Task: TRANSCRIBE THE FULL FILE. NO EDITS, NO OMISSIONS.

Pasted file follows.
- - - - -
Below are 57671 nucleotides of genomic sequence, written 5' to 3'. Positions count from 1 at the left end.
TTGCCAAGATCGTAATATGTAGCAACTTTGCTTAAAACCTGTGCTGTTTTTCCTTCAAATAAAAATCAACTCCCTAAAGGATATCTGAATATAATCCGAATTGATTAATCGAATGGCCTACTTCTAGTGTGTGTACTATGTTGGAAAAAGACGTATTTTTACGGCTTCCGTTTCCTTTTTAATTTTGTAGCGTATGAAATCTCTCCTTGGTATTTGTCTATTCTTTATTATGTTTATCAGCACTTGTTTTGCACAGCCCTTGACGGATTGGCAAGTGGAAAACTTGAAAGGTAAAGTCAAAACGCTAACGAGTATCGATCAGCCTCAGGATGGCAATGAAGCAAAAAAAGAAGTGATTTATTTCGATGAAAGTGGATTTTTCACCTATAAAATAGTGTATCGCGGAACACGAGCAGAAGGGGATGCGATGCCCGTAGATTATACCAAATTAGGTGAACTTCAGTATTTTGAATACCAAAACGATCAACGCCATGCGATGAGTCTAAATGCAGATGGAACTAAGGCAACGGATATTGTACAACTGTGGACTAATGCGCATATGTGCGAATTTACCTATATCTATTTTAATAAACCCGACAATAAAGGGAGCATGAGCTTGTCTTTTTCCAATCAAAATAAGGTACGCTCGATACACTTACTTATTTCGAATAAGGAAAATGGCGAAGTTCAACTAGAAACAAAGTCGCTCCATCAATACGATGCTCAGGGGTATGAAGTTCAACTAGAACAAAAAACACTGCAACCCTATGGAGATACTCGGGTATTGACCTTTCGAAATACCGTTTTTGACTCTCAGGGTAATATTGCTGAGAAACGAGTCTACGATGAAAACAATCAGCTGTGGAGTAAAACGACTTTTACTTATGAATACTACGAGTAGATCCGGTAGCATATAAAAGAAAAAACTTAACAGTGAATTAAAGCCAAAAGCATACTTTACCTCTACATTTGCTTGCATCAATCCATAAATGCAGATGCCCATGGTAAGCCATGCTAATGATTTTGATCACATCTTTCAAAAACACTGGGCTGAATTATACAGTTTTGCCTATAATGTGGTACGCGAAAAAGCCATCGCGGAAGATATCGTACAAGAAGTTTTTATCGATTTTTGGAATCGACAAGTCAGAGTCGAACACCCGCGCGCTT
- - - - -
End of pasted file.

Below are 57671 nucleotides of genomic sequence, written 5' to 3'. Positions count from 1 at the left end.
TTGCCAAGATCGTAATATGTAGCAACTTTGCTTAAAACCTGTGCTGTTTTTCCTTCAAATAAAAATCAACTCCCTAAAGGATATCTGAATATAATCCGAATTGATTAATCGAATGGCCTACTTCTAGTGTGTGTACTATGTTGGAAAAAGACGTATTTTTACGGCTTCCGTTTCCTTTTTAATTTTGTAGCGTATGAAATCTCTCCTTGGTATTTGTCTATTCTTTATTATGTTTATCAGCACTTGTTTTGCACAGCCCTTGACGGATTGGCAAGTGGAAAACTTGAAAGGTAAAGTCAAAACGCTAACGAGTATCGATCAGCCTCAGGATGGCAATGAAGCAAAAAAAGAAGTGATTTATTTCGATGAAAGTGGATTTTTCACCTATAAAATAGTGTATCGCGGAACACGAGCAGAAGGGGATGCGATGCCCGTAGATTATACCAAATTAGGTGAACTTCAGTATTTTGAATACCAAAACGATCAACGCCATGCGATGAGTCTAAATGCAGATGGAACTAAGGCAACGGATATTGTACAACTGTGGACTAATGCGCATATGTGCGAATTTACCTATATCTATTTTAATAAACCCGACAATAAAGGGAGCATGAGCTTGTCTTTTTCCAATCAAAATAAGGTACGCTCGATACACTTACTTATTTCGAATAAGGAAAATGGCGAAGTTCAACTAGAAACAAAGTCGCTCCATCAATACGATGCTCAGGGGTATGAAGTTCAACTAGAACAAAAAACACTGCAACCCTATGGAGATACTCGGGTATTGACCTTTCGAAATACCGTTTTTGACTCTCAGGGTAATATTGCTGAGAAACGAGTCTACGATGAAAACAATCAGCTGTGGAGTAAAACGACTTTTACTTATGAATACTACGAGTAGATCCGGTAGCATATAAAAGAAAAAACTTAACAGTGAATTAAAGCCAAAAGCATACTTTACCTCTACATTTGCTTGCATCAATCCATAAATGCAGATGCCCATGGTAAGCCATGCTAATGATTTTGATCACATCTTTCAAAAACACTGGGCTGAATTATACAGTTTTGCCTATAATGTGGTACGCGAAAAAGCCATCGCGGAAGATATCGTACAAGAAGTTTTTATCGATTTTTGGAATCGACAAGTCAGAGTCGAACACCCGCGCGCTT